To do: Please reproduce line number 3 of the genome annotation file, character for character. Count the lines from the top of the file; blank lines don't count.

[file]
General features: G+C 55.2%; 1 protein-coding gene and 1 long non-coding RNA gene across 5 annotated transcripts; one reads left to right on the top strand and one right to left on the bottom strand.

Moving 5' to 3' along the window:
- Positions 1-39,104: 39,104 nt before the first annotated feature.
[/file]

- Positions 1-39,104: 39,104 nt before the first annotated feature.